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Title: Intestinal immunity to tapeworms : the rejection of Hymenolepis citelli by mice and rats
Author: Alghali, Sidi Tejan Omarr
ISNI:       0000 0001 3411 3730
Awarding Body: University of Glasgow
Current Institution: University of Glasgow
Date of Award: 1980
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The work described in this thesis was undertaken to provide evidence that Hymenolepis citelli is rejected by an immunologically-mediated mechanism and that acquired immunity to homologous challenge infections is present in the absence of the primary infection. The growth and survival of the parasite was characterised in CFLP mice: it was shown that over 80% of H. citelli worms became established and grew, thereafter survival depended on the intensity of the primary infection. Immunity to homologous challenge infections was unequivocally demonstrated in the absence of the primary worms in mice. Immunity was manifested mainly as stunting/destrobilation of secondary worms; the severity of stunting was related to the intensity and duration of the primary infections. The effectiveness of the protective response waned with time in the absence of continuing antigenic stimulation. Rejection was completely suppressed in cortisone-treated mice and furthermore, growth of worms was much enhanced. The in vivo interactions between H. citelli, H. diminuta and H. microstoma were investigated: cross-protection exists between the species. An interaction between Nematospiroides dubius and H. citelli was also studied; the survival of H. citelli was enhanced, but its growth depressed in concurrent primary infections with the nematode. Immunity against a homologous challenge infection with H. citelli was not ablated by a concurrent N. dubius infection. The rat was also used as a model for studying immunity to H. citelli. Growth and survival of worms in primary infections of varying intensities were described in CFHB rats. Acquired immunity to challenge infections was demonstrated; the effectiveness of the protective response was related to the intensity of both the primary and secondary infections. Immunity diminished with time in the absence of the primary worms. Cross-protective responses between H. citelli and H. diminuta were also demonstrated. The proliferation of IgA, IgM and IgG1-positive immunocytes in the intestinal lamina propria of uninfected, primary and secondary infected mice was studied: there was no evidence for the involvement of plasma cells in the response to H. citelli and H. diminuta, although with H. microstoma infections there was some evidence for the involvement of IgA and IgM immunocytes. The occurrence of immunog1obu1ins on worm surfaces was also investigated. The results presented in the thesis are discussed in relation to current concepts of immunity to tapeworms. Future lines of research are suggested.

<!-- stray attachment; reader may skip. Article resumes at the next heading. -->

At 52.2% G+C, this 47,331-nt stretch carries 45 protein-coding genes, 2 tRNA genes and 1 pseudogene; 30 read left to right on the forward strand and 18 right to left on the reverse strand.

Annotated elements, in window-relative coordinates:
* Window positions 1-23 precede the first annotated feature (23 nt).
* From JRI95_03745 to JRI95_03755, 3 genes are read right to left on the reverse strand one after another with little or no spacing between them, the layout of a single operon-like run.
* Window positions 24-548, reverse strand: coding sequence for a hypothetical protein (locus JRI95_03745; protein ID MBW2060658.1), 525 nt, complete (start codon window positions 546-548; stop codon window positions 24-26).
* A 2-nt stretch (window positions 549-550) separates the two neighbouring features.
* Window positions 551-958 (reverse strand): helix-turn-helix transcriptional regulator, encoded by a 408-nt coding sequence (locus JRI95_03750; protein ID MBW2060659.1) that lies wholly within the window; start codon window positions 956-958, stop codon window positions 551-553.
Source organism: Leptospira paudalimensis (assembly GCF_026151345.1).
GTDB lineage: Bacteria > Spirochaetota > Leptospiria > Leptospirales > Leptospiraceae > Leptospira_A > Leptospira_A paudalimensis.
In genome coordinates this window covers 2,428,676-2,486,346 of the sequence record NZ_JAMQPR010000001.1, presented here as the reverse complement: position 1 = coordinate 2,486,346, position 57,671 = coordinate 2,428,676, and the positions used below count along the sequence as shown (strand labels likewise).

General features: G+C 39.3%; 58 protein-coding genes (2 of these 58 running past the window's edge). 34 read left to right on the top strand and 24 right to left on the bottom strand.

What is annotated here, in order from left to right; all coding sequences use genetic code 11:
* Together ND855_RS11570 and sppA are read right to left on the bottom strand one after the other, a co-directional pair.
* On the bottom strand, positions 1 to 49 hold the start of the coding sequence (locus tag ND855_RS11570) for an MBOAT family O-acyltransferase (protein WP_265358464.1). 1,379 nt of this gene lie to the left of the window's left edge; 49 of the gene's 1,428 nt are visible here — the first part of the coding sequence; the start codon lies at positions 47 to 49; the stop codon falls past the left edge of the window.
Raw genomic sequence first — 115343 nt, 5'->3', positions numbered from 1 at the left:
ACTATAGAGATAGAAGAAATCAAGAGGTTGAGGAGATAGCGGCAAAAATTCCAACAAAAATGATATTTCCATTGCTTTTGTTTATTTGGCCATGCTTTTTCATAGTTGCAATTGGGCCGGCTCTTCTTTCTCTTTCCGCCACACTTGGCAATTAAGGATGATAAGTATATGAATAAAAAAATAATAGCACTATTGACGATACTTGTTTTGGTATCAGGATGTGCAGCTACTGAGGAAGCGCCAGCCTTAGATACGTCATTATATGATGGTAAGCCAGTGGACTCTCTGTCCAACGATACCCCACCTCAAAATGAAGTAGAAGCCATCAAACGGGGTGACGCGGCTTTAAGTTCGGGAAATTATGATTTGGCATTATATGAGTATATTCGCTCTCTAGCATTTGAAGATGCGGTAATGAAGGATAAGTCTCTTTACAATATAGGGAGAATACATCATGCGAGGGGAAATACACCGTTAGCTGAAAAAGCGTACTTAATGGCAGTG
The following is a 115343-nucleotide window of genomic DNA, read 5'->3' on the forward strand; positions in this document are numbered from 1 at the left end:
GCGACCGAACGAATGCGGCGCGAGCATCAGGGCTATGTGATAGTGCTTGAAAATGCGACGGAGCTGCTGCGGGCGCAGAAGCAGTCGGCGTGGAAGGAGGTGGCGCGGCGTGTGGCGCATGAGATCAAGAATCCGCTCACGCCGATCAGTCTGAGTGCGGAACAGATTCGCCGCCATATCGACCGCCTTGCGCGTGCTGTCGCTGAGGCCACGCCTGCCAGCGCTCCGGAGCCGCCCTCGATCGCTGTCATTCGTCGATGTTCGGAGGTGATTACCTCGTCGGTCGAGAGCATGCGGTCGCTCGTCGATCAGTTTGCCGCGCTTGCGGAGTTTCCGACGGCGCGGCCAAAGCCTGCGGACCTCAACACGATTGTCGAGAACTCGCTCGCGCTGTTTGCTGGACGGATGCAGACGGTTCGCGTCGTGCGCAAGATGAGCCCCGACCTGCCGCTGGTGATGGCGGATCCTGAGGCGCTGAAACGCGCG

Supervisor: Not available Sponsor: Not available
Qualification Name: Thesis (Ph.D.) Qualification Level: Doctoral
EThOS ID:  DOI: Not available
Keywords: Human anatomy & human histology